defined as , the forecasting problem requires to infer the next measurements or a subset of. To ease the notation we express the input and output vectors in the reference system of the time window instead of the time series one. By following this approach, the input vector at discrete time becomes and the corresponding output vector is . characterizes the real output values defined as . Similarly, we denote as , the prediction vector provided by a predictive model whose parameters vector

has been estimated by optimizing a performance function.

Without loss of generality, in the remaining of the paper, we drop the subscript from the inner elements of and . The introduced notation, along with the sliding window approach, is depicted in Figure .

In certain applications we will additionally be provided with exogenous variables (e.g., the temperatures) each of which representing a univariate time series aligned in time with the data of electricity demand. In this scenario the components of the regressor vector become vectors, i.e., . Indeed, each element of the input sequence is represented as where is the scalar load measurement at time , while is the scalar value of the exogenous feature.

The nomenclature used in this work is given in Table .

Notation Description
window size of the regressor vector
time horizon of the forecast
number of exogenous variable
scalar value
vector/matrix transposed
elementwise product
* convolution operator
dilated convolution operation
index for the layer
regressor vector at discrete time
(reference system: time-series)
true output for the input sequence at time
(reference system: time-series)
predicted output for the input sequence at time
(reference system: time-series)
input vector of load & other features at time
(reference system: time window)
value of the load time-series at time
(reference system: time window)
exogenous features vector at time
(reference system: time series)
exogenous features vector at time
(reference system:time window).
hidden state vector
model’s vector of parameters

number of hidden neurons

Table 2: The nomenclature used in this work.

3 Feed Forward Neural Networks

Feed Forward Neural Networks (FNNs) are parametric model families characterized by the universal function approximation property

[37]. Their computational architectures are composed of a layered structure consisting of three main building blocks: the input layer, the hidden layer(s) and the output layer. The number of hidden layers (), determines the depth of the network, while the size of each layer, i.e., the number of hidden units of the layer defines its complexity in terms of neurons. FNNs provide only direct forward connections between two consecutive layers, each connection associated with a trainable parameter; note that given the feedfoward nature of the computation no recursive feedback is allowed. More in detail, given a vector fed at the network input, the FNN’s computation can be expressed as:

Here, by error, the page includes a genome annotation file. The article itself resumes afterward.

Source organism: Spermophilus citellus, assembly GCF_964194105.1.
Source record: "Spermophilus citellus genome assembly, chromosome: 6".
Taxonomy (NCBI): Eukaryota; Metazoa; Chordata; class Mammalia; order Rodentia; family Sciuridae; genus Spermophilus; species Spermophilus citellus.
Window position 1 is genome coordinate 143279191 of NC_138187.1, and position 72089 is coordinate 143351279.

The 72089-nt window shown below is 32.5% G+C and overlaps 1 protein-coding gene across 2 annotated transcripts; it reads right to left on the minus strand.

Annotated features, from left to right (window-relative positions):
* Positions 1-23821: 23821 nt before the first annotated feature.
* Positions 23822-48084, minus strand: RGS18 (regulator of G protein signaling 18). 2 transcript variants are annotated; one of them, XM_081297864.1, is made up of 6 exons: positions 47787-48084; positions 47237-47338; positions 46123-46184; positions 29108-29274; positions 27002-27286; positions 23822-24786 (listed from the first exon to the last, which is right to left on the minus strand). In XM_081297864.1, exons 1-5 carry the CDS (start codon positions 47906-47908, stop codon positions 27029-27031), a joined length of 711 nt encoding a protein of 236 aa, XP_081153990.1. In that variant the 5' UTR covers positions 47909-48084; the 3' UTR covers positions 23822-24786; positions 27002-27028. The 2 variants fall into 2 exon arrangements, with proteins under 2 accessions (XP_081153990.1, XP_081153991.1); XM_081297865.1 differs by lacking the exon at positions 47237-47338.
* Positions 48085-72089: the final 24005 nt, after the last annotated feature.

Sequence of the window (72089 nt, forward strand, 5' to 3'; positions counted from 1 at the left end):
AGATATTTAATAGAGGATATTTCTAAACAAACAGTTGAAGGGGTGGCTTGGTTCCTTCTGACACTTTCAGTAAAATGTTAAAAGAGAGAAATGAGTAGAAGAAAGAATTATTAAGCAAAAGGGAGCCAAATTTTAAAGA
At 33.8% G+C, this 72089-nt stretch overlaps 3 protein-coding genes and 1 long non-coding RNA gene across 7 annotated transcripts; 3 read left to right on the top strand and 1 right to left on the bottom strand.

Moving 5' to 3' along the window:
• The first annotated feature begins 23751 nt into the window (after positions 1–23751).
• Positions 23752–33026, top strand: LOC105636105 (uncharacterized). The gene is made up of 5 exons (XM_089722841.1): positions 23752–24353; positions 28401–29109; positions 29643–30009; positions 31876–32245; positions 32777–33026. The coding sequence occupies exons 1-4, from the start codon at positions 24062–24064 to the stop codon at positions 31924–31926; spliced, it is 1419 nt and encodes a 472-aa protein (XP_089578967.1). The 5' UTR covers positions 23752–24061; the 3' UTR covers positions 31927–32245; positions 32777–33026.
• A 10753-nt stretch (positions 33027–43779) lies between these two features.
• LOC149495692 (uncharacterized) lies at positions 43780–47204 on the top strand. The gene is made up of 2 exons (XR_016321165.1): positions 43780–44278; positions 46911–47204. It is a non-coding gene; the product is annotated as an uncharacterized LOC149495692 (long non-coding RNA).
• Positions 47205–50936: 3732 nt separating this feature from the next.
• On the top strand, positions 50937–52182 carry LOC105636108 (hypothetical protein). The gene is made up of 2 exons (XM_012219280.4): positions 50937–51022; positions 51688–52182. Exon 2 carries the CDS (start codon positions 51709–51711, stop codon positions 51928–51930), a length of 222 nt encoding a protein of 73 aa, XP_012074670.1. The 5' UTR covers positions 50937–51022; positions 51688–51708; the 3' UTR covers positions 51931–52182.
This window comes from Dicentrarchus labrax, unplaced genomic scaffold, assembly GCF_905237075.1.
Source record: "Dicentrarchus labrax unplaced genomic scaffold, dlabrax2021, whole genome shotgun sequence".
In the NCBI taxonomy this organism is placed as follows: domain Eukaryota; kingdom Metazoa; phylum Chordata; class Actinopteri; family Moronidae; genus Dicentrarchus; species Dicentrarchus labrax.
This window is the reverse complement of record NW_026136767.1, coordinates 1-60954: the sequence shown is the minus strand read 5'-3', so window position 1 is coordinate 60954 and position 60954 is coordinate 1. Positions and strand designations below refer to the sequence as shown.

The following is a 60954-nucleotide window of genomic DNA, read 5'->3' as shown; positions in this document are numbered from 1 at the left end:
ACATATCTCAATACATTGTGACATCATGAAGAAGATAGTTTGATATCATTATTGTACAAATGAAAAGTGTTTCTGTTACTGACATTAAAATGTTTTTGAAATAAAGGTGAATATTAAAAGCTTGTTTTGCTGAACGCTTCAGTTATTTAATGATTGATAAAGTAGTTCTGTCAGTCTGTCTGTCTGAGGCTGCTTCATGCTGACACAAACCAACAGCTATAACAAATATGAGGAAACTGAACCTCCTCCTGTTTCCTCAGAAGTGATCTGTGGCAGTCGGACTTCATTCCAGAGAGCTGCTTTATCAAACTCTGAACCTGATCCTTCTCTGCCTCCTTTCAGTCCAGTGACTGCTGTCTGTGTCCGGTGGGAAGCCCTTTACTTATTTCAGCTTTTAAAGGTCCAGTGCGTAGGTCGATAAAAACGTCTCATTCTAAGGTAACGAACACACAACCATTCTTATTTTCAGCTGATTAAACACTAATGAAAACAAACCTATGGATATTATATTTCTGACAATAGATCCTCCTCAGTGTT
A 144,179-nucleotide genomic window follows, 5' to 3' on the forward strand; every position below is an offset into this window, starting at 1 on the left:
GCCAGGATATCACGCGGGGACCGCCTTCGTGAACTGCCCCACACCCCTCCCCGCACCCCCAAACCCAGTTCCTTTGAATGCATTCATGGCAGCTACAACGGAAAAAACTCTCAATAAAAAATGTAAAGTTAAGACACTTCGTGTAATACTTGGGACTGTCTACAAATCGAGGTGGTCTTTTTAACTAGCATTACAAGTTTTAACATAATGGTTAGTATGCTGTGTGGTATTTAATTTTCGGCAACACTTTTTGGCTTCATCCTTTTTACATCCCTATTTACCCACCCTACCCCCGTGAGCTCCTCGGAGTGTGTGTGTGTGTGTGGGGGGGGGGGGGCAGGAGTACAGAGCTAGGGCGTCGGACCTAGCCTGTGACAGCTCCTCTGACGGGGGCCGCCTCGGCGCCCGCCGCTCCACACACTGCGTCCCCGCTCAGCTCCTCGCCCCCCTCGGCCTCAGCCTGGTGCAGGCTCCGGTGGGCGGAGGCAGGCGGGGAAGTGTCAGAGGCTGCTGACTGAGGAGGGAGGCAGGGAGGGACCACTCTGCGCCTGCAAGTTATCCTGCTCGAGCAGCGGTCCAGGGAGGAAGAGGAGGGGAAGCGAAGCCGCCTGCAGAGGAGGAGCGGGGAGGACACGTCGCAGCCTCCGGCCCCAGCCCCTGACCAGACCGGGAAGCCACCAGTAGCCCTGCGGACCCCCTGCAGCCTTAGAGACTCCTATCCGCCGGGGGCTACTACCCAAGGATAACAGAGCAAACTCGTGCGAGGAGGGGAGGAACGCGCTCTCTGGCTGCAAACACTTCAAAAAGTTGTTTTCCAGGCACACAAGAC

where and .

Each layer is characterized with its own parameters matrix

and bias vector

. Hereafter, in order to ease the notation, we incorporate the bias term in the weight matrix, i.e., and . groups all the network’s parameters.

Given a training set of input-output vectors in the (, ) form, , the learning procedure aims at identifying a suitable configuration of parameters

that minimizes a loss function

evaluating the discrepancy between the estimated values and the measurements :

The mean squared error:


is a very popular loss function for time series prediction and, not rarely, a regularization penalty term is introduced to prevent overfitting and improve the generalization capabilities of the model


The most used regularization scheme controlling model complexity is the L2 regularization , being a suitable hyper-parameter controlling the regularization strength.

As Equation is not convex, the solution cannot be obtained in a closed form with linear equation solvers or convex optimization techniques. Parameters estimation (learning procedure) operates iteratively e.g., by leveraging on the gradient descent approach:


where is the learning rate and the gradient w.r.t.

. Stochastic Gradient Descent (SGD), RMSProp

[38], Adagrad [39], Adam [40] are popular learning procedures. The learning procedure yields estimate associated with the predictive model .

In our work, deep FNNs are the baseline model architectures.

In multi-step ahead prediction the output layer dimension coincides with the forecasting horizon . The dimension of the input vector depends also on the presence of exogenous variables; this aspect is further discussed in Section .

3.1 Related Work

The use of Feed Forward Neural networks in short term load forecasting dates back to the 90s. Authors in [11] propose a shallow neural network with a single hidden layer to provide a 24-hour forecast using both load and temperature information. In [10] one day ahead forecast is implemented using two different prediction strategies: one network provides all 24 forecast values in a single shot (MIMO strategy) while another single output network provides the day-ahead prediction by recursively feedbacking its last value estimate (recurrent strategy). The recurrent strategy shows to be more efficient in terms of both training time and forecasting accuracy. In [41] the authors present a feed forward neural network to forecast electric loads on a weekly basis. The sparsely connected feed forward architecture receives the load time-series, temperature readings, as well as the time and day of the week. It is shown that the extra information improves the forecast accuracy compared to an ARIMA model trained on the same task. [12] presents one of the first multi-layer FNN to forecast the hourly load of a power system.